The climate in the Northeast U.S. has been changing. Winters have been getting warmer and heavy rainstorms are becoming much more common. Many longtime farmers feel that the seasons have shifted, and the latest climate models indicate that these changes are likely to continue. However, there are many actions farmers and forest landowners in the Northeast can take to lessen the impact – or even take advantage of - these climate trends. Northeast Climate Hub university partners have led two new studies exploring how a changing climate is affecting regional crops and livestock. These studies highlight species or production systems that might be particularly vulnerable to changing conditions. They also include practical actions one can take to reduce the harmful aspects of some of these changes.
David Wolfe, Professor of Plant and Soil Ecology at Cornell, led the crop study with contributions from researchers across the region. The full study has just been published online as "Unique challenges and opportunities for northeastern US crop production in a changing climate." Alexander Hristov, Professor of Dairy Nutrition at Penn State, led the related livestock assessment. This work has just been published online as "Climate change effects on livestock in the Northeast US and strategies for adaptation."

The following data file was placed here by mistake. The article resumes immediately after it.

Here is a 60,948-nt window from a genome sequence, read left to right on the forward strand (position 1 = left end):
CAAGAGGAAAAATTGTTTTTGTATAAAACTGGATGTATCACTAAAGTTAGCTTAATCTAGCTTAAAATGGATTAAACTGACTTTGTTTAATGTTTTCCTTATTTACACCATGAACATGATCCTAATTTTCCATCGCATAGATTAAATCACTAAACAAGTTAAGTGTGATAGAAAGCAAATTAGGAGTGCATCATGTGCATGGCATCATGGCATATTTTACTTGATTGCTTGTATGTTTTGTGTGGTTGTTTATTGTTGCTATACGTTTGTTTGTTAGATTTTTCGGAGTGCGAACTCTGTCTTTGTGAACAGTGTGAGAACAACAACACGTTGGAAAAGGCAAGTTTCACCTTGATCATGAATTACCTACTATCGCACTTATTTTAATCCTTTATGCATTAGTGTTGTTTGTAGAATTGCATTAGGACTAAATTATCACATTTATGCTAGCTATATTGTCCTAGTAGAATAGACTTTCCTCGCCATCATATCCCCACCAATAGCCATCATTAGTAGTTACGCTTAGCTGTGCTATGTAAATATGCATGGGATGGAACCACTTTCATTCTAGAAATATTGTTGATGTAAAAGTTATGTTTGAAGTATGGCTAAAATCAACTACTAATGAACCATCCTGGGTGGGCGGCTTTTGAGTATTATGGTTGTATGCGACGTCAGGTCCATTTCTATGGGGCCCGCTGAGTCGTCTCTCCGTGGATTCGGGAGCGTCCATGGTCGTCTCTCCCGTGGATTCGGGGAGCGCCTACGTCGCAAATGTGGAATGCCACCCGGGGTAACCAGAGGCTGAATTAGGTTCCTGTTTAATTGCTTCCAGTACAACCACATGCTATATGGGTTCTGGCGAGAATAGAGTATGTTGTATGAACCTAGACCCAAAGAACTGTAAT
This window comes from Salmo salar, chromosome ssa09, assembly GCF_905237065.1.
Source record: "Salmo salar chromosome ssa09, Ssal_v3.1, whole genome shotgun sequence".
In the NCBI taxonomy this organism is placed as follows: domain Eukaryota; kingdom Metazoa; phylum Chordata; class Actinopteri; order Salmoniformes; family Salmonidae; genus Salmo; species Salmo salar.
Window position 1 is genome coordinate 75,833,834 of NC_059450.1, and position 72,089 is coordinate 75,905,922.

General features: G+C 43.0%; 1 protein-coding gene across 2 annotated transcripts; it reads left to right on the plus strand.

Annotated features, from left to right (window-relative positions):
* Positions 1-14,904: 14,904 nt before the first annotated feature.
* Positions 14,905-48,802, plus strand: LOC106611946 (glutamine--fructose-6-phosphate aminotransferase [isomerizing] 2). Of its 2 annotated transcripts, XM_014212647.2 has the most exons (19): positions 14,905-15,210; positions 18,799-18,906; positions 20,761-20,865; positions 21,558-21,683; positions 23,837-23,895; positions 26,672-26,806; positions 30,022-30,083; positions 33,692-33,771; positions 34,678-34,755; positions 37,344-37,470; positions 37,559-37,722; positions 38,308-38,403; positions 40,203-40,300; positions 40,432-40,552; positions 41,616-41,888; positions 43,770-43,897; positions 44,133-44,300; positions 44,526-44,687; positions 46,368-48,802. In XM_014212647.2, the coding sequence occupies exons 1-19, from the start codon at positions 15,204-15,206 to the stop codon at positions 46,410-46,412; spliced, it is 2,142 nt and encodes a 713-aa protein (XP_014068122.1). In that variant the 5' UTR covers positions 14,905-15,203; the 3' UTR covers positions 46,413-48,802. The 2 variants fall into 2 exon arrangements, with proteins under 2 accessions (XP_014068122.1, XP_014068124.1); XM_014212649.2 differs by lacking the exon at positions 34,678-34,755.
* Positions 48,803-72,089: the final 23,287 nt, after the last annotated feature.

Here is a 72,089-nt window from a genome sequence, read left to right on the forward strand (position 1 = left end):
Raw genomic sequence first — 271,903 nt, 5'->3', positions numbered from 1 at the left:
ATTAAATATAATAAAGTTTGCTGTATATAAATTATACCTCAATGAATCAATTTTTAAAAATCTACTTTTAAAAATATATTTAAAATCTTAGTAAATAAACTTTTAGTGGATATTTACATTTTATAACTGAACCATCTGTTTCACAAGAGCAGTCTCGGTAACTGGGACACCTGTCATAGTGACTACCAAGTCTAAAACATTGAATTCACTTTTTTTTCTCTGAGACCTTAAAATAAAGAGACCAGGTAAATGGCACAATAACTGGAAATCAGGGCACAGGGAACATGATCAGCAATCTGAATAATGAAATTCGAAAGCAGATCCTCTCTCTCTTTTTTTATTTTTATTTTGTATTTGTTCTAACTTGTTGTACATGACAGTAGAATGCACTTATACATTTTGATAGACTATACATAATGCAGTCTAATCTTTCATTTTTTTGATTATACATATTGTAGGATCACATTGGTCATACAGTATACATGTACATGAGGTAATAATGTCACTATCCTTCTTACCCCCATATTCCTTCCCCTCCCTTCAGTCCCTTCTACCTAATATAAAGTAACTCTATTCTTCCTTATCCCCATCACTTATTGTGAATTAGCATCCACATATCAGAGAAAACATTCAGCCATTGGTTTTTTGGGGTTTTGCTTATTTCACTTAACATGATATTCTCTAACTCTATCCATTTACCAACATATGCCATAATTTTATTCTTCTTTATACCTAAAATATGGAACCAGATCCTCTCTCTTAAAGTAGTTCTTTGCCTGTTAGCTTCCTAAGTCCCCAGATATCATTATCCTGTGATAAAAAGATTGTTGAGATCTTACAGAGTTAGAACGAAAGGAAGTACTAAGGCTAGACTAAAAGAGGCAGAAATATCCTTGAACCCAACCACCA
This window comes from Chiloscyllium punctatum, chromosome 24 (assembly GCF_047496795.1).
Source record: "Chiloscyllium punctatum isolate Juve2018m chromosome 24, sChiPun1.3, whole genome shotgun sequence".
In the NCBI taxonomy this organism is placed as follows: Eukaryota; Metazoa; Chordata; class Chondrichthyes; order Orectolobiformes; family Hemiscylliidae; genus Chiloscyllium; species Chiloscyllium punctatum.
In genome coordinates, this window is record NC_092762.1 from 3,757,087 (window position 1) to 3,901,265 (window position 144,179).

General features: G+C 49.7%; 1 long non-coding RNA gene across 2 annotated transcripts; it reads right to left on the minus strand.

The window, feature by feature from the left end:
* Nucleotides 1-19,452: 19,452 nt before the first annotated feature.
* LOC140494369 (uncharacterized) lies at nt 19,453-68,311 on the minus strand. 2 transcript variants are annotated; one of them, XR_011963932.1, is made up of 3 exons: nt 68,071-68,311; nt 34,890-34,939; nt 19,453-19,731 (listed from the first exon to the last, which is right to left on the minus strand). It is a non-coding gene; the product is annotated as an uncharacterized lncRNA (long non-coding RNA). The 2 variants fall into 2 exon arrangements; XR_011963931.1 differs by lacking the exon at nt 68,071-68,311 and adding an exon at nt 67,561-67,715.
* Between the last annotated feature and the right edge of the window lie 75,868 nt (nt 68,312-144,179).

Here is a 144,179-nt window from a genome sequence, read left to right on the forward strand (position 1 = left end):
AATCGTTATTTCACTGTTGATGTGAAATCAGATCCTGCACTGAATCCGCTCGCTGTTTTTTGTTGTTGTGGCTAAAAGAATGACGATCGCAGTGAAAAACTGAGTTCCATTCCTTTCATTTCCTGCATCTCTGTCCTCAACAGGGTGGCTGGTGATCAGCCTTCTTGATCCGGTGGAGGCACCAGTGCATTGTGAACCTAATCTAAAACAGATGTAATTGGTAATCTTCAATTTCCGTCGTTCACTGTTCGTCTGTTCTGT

Highlights from the Northeast crop study:
- An extended period of spring frost risk in perennial fruit crops is likely to result from warmer winter and early spring temperatures.
- There will be prospects for more double-cropping and new crops that come with warmer temperatures and a longer frost-free period.
- Prolonged periods of spring rains in recent years have delayed planting and offset the potentially positive longer frost-free period.
Highlights from the Northeast livestock study:
- Increased temperatures and more intense storms will increase nutrient losses and gaseous emissions from animal manure.
- Increased warmth may benefit broiler production, but future housing will need more insulation and ventilation.
- Temperature increases are likely to reduce dairy cow fertility and milk production.